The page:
The work dogs have a very short life: It’s rare that they reach retirement. If they don’t get killed by something, they are done away with once they no longer serve their purpose. If they hurt themselves they either have to get on with it, or they are shot. There are two right now running around with open wounds. When I asked if there was anything that could be done (thinking that despite the idea of touching it making me heave, perhaps I could sneakily give them some care), of course I was told that could lick it so they’re fine.
Then there are us humans, who are not allowed to feel pain or emotion sometimes. Only the other day I was eating lunch when a particularly strong onion in my potato salad made my eyes water and my nose run, when I remarked upon it at the table, simply because I was surprised, I was told to “suck it up” and “move on”. Thanks
And that’s not to mention the other dangers here like spiders and snakes that could kill you. Or dingos that can rip young cows to pieces. Naturally I was worried about all of the above and asking the relevant questions regarding my safety. Some of the responses I got were that dingos can’t pick locks (goodness, there I was thinking they were the local locksmiths) and that I was obsessed with snakes! Well, I said in my head, Obsessed no: well-read, concerned, aware: yes!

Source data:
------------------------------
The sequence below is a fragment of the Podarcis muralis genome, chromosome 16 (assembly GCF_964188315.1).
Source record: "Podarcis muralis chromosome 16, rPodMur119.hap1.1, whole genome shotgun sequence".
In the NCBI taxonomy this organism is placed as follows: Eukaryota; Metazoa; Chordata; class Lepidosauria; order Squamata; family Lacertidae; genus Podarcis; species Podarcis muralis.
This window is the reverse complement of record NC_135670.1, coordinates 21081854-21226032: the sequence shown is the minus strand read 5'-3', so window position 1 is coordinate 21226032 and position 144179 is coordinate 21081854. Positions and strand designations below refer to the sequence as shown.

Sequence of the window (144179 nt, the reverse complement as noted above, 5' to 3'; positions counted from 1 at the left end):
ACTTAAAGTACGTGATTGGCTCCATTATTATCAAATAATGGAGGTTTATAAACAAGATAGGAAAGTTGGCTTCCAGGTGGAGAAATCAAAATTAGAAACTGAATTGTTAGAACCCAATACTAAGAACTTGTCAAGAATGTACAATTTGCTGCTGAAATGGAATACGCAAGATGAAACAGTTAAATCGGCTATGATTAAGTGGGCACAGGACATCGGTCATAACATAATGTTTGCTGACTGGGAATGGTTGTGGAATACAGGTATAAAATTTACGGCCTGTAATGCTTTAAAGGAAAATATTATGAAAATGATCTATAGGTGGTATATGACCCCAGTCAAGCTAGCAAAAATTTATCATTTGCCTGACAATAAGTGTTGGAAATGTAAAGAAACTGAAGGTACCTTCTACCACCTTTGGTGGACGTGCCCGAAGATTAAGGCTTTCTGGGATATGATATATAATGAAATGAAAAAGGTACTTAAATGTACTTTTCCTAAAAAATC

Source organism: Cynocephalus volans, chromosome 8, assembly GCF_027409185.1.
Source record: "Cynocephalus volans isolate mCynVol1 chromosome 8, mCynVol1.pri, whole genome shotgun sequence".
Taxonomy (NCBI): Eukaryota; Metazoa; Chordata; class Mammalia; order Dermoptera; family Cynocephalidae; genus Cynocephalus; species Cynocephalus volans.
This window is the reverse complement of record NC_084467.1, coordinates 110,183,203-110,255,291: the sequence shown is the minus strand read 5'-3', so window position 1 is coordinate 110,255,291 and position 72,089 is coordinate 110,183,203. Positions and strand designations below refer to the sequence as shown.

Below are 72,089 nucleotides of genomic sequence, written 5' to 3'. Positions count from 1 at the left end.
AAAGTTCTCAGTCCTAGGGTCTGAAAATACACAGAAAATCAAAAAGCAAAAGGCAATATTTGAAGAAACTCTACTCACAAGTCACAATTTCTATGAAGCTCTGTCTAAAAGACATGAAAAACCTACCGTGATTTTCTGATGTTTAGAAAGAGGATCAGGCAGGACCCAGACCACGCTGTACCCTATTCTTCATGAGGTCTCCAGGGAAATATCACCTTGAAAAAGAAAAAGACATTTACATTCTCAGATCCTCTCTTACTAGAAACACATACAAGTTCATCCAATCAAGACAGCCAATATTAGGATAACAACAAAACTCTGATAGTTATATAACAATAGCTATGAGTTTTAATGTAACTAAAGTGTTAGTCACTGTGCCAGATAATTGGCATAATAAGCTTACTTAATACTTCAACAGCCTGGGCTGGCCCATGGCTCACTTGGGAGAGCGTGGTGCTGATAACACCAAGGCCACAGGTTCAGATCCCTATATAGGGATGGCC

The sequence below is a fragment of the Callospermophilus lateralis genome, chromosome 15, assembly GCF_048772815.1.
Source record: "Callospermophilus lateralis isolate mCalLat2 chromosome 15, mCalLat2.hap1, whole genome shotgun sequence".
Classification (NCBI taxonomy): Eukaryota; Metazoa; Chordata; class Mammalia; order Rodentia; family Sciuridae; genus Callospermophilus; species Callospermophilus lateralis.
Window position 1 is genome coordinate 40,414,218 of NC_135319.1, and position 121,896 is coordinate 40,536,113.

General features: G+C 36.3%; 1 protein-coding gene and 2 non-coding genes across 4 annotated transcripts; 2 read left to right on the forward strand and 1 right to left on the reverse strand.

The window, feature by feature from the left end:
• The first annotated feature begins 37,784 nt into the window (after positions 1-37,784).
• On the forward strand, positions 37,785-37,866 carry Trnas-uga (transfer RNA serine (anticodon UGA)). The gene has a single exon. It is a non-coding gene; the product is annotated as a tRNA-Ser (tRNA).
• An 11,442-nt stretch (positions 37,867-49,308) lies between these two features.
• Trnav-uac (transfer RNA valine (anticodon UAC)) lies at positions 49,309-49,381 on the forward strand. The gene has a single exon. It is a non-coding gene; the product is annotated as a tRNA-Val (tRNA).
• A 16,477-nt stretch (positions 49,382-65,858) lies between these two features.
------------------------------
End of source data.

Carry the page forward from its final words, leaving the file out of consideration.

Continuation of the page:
Every time we go for a drive I pray we don’t see a Dingo or a wild pig, as I know there is a loaded rifle in the Ute, and every time I go for a walk I desperately hope I won’t see a snake.
And if I dare to mention something that hurts or upsets me I know that I will be told to Toughen Up, which on them the irony is lost when I think about just how silent I have been …